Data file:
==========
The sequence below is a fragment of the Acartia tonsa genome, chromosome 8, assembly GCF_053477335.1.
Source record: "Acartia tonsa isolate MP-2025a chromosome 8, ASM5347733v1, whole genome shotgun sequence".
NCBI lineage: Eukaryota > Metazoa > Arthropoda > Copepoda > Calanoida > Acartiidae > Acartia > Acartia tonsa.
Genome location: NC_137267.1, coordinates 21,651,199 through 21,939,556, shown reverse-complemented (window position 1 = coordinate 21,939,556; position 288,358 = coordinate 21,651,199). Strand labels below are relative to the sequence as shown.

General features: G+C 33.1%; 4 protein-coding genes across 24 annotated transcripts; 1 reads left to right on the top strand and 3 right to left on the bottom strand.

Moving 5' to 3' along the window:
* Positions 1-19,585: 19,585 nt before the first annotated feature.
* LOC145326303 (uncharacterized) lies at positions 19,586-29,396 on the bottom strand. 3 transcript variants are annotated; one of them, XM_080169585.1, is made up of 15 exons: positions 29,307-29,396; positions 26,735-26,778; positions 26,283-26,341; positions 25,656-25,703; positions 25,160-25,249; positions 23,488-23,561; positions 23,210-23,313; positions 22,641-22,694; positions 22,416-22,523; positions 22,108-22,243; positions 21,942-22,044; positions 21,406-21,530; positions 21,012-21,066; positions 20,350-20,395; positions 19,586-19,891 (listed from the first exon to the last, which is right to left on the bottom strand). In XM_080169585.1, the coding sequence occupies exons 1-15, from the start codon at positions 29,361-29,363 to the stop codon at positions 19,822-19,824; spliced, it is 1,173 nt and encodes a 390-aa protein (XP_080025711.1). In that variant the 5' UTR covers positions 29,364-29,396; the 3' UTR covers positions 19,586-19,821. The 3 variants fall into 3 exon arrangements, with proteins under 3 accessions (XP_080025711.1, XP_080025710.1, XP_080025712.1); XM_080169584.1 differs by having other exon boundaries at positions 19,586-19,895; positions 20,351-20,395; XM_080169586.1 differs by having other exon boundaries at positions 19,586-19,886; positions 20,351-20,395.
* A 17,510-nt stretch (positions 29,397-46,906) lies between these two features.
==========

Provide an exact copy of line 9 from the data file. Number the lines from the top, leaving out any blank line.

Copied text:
* A 17,510-nt stretch (positions 29,397-46,906) lies between these two features.